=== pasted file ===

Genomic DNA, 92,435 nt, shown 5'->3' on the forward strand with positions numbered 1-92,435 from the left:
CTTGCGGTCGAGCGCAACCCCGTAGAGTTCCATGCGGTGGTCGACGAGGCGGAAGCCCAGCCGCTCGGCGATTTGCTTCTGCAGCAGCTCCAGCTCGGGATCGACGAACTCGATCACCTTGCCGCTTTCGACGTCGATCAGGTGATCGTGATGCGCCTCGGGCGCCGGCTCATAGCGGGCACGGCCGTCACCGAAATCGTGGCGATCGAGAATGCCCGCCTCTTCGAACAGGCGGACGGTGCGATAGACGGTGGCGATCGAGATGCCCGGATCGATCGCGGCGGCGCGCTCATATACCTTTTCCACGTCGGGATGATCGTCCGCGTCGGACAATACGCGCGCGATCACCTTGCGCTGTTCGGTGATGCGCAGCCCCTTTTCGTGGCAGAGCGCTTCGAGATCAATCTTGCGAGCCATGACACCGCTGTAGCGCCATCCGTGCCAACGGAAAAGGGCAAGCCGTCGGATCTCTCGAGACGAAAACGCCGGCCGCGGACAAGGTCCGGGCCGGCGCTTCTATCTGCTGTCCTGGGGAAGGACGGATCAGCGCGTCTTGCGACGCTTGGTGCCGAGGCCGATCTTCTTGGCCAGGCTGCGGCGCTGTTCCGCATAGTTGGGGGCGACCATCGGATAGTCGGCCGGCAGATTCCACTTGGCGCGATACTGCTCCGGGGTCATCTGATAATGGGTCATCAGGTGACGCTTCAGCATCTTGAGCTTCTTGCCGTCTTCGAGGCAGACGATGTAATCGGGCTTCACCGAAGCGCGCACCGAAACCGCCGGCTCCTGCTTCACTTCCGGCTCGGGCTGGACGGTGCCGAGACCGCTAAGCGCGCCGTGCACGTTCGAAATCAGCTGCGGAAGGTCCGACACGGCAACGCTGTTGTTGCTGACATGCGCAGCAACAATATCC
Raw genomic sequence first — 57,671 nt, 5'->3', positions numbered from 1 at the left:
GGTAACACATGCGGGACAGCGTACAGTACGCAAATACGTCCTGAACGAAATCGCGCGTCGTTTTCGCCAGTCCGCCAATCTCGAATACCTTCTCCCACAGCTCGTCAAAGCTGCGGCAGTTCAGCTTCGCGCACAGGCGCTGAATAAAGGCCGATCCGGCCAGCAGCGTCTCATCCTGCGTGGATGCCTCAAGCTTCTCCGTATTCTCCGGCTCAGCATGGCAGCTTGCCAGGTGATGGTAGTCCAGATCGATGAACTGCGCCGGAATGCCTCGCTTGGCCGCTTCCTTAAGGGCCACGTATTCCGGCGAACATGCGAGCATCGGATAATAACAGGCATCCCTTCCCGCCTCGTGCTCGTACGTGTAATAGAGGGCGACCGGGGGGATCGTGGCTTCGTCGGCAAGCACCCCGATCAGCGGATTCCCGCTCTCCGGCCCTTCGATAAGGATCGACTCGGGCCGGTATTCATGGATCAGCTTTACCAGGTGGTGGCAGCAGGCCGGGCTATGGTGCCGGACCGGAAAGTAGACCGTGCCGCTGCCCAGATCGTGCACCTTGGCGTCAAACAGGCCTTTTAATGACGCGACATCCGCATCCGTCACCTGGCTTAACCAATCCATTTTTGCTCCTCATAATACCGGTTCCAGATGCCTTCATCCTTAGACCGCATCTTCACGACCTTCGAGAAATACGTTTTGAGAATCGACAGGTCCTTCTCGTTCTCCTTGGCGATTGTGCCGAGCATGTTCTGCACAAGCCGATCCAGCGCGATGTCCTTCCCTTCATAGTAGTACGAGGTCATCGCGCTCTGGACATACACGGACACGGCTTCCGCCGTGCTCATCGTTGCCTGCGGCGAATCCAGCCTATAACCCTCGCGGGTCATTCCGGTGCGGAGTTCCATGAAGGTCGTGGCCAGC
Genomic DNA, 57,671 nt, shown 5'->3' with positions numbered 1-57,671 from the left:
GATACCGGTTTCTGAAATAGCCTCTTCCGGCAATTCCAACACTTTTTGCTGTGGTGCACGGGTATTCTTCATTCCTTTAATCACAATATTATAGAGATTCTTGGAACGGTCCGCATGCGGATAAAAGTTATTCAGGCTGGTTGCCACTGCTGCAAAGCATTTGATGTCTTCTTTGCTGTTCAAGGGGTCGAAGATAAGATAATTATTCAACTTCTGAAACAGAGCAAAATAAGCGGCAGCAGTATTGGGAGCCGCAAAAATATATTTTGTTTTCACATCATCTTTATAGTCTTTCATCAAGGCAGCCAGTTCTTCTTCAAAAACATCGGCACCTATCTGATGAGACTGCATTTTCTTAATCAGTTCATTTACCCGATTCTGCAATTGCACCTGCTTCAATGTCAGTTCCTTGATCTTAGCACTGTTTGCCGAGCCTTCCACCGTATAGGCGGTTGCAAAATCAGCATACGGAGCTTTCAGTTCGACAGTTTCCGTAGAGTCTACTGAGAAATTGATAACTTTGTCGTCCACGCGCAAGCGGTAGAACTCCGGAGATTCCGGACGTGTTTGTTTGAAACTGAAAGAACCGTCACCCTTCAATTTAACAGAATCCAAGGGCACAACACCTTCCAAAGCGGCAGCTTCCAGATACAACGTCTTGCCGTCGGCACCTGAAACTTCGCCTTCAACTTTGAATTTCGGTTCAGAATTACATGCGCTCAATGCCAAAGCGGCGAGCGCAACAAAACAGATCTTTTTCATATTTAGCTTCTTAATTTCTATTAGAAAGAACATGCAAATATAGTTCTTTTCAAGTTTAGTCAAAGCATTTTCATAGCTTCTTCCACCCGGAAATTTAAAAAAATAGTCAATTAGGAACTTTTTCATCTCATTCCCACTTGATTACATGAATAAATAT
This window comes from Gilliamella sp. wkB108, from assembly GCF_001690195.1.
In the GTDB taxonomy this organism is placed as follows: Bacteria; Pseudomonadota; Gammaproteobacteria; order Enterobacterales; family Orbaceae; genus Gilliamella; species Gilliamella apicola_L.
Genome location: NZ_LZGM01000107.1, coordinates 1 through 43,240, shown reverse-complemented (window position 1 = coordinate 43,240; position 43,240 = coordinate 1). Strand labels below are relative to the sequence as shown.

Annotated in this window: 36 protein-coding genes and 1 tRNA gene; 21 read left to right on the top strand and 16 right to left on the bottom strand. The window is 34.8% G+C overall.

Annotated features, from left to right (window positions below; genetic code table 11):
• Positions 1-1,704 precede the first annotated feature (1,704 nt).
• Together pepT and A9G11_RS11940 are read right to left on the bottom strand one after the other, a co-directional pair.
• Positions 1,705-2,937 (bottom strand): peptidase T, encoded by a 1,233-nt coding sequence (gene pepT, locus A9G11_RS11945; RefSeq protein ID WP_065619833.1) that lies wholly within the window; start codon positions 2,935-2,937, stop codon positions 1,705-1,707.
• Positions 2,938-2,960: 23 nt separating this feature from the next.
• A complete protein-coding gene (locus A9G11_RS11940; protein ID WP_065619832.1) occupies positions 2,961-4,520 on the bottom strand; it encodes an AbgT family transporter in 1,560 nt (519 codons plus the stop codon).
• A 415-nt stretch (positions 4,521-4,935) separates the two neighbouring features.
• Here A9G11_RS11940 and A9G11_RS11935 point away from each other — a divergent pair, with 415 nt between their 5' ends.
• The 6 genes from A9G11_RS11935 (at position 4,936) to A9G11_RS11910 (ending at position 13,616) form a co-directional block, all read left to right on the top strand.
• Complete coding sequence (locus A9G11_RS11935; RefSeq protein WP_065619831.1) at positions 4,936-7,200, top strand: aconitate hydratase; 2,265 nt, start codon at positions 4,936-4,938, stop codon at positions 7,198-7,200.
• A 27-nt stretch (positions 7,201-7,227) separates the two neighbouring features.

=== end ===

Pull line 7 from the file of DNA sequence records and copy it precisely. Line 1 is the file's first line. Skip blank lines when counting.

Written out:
This window comes from Gilliamella sp. wkB108, from assembly GCF_001690195.1.